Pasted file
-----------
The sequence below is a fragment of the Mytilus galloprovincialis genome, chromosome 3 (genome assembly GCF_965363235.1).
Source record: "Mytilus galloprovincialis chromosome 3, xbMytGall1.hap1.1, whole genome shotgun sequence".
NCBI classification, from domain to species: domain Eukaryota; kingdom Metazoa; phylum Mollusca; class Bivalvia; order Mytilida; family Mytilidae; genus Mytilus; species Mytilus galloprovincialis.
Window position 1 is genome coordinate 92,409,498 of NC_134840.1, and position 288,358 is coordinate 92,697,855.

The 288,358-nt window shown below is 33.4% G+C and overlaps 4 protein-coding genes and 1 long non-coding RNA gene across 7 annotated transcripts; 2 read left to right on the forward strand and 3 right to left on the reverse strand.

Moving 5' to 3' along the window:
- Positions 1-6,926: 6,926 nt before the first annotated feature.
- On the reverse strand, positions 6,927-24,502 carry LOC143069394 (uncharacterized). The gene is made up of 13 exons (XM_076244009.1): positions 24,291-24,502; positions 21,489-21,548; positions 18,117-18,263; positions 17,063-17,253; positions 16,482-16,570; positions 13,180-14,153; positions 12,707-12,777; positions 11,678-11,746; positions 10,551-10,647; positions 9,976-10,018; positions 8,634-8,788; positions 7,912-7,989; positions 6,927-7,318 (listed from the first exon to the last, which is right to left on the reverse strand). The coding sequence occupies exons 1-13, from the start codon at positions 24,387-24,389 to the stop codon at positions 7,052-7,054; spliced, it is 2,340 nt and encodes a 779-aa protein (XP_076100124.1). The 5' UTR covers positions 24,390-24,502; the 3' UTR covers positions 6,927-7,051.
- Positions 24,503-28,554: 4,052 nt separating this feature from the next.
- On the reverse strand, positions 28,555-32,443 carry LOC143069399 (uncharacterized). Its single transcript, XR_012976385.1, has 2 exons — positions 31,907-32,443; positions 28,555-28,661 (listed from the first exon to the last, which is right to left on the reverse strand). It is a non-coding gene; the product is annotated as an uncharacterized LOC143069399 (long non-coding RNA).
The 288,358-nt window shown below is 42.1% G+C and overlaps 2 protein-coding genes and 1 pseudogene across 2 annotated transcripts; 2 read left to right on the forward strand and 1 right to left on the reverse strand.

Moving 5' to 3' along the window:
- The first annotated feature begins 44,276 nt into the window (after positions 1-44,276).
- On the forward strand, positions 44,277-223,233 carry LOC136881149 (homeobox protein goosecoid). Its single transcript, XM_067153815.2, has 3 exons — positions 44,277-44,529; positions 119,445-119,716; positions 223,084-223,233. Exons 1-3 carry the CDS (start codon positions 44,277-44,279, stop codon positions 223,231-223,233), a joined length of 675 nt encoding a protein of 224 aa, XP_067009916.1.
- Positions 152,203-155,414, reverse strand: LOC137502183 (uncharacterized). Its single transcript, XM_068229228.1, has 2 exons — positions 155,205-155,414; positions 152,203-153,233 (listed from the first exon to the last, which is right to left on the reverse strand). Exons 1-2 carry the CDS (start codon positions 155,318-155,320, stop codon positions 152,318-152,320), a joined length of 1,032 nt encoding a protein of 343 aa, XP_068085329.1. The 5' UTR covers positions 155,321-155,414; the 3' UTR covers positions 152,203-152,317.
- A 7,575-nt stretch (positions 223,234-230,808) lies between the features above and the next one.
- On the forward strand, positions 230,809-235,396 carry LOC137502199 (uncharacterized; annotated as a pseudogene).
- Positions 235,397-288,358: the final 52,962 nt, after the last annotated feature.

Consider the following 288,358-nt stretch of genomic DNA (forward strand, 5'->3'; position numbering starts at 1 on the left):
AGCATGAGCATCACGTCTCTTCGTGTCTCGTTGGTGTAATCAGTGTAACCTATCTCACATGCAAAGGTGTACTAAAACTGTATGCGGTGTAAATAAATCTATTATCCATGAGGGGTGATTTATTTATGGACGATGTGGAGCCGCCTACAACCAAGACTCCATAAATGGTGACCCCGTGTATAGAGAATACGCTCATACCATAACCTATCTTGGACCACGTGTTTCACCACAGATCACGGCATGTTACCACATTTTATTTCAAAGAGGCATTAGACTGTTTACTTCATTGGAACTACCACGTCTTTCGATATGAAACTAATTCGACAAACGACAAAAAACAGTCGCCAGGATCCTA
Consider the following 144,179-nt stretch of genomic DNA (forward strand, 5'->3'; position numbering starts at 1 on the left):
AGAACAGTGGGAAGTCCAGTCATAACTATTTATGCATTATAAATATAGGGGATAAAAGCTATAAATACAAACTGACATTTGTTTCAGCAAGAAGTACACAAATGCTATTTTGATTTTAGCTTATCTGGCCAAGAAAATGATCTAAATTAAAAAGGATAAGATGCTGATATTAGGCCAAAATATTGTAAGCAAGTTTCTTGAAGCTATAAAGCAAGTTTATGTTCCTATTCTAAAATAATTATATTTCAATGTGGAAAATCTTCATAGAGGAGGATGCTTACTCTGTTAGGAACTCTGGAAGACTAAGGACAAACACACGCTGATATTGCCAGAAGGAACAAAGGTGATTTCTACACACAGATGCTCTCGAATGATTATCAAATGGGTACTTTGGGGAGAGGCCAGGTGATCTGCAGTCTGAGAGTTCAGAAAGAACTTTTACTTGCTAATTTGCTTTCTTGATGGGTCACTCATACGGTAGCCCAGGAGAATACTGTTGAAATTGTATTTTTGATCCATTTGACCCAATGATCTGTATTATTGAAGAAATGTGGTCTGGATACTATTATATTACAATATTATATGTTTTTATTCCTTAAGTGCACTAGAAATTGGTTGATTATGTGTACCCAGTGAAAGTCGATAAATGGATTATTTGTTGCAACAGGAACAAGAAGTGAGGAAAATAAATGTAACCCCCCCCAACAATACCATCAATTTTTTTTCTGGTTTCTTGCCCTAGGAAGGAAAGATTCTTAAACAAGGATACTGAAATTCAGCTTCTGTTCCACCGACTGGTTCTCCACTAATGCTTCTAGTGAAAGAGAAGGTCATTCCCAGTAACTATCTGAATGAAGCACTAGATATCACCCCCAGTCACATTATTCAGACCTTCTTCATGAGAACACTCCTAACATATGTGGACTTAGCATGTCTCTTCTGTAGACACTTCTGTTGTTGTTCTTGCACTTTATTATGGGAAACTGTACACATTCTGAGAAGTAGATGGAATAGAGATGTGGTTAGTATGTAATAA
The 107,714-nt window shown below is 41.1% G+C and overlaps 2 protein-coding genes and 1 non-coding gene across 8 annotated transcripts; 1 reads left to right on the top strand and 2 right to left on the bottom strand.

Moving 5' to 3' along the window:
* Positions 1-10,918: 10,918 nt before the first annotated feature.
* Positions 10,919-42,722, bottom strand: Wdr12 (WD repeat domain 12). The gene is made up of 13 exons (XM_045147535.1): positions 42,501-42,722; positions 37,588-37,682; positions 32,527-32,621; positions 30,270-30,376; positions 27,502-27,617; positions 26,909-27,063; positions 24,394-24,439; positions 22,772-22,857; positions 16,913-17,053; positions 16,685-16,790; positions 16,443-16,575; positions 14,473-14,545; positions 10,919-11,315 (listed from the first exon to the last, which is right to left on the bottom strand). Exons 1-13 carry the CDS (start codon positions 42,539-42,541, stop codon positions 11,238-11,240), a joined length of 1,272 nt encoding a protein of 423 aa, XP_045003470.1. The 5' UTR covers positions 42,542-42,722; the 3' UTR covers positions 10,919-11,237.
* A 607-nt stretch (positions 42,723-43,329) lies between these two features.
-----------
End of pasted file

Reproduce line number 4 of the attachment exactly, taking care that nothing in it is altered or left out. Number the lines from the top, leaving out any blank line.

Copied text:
Window position 1 is genome coordinate 92,409,498 of NC_134840.1, and position 288,358 is coordinate 92,697,855.